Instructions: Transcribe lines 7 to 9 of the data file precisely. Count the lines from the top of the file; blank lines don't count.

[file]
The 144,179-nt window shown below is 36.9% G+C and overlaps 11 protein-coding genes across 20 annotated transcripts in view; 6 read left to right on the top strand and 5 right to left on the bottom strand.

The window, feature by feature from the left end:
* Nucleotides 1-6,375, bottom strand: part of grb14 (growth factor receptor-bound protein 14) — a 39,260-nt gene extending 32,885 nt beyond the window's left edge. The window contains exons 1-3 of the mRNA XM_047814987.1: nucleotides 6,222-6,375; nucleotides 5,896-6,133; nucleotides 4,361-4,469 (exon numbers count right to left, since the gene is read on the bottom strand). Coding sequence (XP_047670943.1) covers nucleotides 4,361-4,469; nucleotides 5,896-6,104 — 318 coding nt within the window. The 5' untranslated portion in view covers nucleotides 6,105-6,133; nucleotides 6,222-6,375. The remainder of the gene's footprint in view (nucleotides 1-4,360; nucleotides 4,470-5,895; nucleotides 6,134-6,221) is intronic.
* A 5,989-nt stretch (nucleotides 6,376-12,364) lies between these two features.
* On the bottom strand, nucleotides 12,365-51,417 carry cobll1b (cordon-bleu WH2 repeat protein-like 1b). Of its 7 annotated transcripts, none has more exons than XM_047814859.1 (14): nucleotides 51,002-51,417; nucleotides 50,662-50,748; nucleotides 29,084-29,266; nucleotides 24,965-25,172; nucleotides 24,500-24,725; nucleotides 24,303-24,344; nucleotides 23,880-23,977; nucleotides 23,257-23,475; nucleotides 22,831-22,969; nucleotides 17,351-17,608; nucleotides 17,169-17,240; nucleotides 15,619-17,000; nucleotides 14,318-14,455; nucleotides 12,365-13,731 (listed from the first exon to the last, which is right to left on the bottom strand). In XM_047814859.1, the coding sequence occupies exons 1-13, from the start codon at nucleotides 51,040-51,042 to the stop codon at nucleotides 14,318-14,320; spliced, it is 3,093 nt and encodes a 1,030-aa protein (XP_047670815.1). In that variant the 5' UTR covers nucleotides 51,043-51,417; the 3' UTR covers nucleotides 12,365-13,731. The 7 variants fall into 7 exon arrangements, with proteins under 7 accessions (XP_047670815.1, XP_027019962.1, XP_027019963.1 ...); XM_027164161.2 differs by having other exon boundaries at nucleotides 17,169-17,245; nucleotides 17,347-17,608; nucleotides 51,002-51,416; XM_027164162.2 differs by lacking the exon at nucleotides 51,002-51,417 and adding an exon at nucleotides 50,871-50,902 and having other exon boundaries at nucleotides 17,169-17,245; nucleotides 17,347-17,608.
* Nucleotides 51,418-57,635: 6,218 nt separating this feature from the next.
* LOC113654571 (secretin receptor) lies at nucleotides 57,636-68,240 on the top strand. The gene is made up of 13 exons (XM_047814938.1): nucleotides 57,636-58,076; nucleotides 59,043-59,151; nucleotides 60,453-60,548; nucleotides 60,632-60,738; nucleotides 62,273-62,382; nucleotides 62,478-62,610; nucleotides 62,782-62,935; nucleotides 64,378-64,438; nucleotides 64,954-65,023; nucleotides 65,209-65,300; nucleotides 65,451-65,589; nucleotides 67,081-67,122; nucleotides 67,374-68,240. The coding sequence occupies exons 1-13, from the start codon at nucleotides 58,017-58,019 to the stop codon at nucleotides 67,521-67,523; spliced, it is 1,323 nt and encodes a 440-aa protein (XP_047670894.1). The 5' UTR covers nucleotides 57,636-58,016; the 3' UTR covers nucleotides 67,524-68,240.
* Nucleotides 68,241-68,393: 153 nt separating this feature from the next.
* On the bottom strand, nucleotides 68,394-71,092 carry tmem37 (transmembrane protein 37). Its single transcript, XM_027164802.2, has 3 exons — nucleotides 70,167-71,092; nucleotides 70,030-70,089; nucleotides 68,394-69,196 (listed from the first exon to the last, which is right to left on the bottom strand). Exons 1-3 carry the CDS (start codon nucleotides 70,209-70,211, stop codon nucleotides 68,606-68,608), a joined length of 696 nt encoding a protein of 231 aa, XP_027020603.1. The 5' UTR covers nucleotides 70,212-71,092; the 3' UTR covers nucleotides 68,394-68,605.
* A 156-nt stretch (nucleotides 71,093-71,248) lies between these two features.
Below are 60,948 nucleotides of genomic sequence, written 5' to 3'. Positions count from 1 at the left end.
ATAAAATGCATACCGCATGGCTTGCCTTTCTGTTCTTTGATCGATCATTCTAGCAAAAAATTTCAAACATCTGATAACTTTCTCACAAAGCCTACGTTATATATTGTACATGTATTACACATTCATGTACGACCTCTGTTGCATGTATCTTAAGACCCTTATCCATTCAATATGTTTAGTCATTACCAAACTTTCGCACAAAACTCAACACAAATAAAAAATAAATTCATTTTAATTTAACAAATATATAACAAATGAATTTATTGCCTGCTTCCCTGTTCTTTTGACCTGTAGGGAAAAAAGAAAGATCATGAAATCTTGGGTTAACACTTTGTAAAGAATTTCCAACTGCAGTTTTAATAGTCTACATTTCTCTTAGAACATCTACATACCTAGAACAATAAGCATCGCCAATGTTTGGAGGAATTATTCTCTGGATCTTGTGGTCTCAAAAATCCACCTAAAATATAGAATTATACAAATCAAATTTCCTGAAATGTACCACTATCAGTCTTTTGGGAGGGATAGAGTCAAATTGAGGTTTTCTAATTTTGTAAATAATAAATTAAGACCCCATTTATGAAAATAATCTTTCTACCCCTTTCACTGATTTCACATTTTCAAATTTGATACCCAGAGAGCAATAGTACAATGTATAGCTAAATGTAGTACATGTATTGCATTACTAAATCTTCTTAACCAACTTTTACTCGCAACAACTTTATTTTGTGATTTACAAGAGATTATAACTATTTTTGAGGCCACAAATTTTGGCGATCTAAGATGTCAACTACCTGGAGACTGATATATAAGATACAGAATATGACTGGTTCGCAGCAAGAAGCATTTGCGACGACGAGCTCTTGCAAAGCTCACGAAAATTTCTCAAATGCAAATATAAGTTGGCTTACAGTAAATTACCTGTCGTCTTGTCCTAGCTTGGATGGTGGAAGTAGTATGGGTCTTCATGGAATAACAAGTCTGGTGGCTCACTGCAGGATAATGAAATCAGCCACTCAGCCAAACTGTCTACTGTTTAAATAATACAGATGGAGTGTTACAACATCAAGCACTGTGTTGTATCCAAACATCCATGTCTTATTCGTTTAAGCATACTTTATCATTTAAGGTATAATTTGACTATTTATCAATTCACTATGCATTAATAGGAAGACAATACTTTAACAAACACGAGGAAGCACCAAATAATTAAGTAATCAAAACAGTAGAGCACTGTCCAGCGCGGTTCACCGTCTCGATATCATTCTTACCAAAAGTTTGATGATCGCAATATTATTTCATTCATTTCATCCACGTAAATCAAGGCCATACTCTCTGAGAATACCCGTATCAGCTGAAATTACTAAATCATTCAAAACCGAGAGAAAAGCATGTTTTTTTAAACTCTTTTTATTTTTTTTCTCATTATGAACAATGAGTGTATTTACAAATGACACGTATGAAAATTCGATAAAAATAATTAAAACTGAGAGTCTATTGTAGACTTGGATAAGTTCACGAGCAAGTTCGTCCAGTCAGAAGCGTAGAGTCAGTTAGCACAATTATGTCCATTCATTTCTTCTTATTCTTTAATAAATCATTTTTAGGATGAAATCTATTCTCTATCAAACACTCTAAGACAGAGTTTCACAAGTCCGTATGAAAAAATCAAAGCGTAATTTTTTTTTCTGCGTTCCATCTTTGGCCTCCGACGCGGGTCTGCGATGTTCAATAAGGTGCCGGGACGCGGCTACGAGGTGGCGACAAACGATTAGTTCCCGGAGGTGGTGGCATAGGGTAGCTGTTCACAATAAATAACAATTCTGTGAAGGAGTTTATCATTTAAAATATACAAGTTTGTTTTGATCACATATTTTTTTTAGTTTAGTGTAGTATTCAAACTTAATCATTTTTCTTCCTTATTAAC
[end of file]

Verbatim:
* LOC113654571 (secretin receptor) lies at nucleotides 57,636-68,240 on the top strand. The gene is made up of 13 exons (XM_047814938.1): nucleotides 57,636-58,076; nucleotides 59,043-59,151; nucleotides 60,453-60,548; nucleotides 60,632-60,738; nucleotides 62,273-62,382; nucleotides 62,478-62,610; nucleotides 62,782-62,935; nucleotides 64,378-64,438; nucleotides 64,954-65,023; nucleotides 65,209-65,300; nucleotides 65,451-65,589; nucleotides 67,081-67,122; nucleotides 67,374-68,240. The coding sequence occupies exons 1-13, from the start codon at nucleotides 58,017-58,019 to the stop codon at nucleotides 67,521-67,523; spliced, it is 1,323 nt and encodes a 440-aa protein (XP_047670894.1). The 5' UTR covers nucleotides 57,636-58,016; the 3' UTR covers nucleotides 67,524-68,240.
* Nucleotides 68,241-68,393: 153 nt separating this feature from the next.
* On the bottom strand, nucleotides 68,394-71,092 carry tmem37 (transmembrane protein 37). Its single transcript, XM_027164802.2, has 3 exons — nucleotides 70,167-71,092; nucleotides 70,030-70,089; nucleotides 68,394-69,196 (listed from the first exon to the last, which is right to left on the bottom strand). Exons 1-3 carry the CDS (start codon nucleotides 70,209-70,211, stop codon nucleotides 68,606-68,608), a joined length of 696 nt encoding a protein of 231 aa, XP_027020603.1. The 5' UTR covers nucleotides 70,212-71,092; the 3' UTR covers nucleotides 68,394-68,605.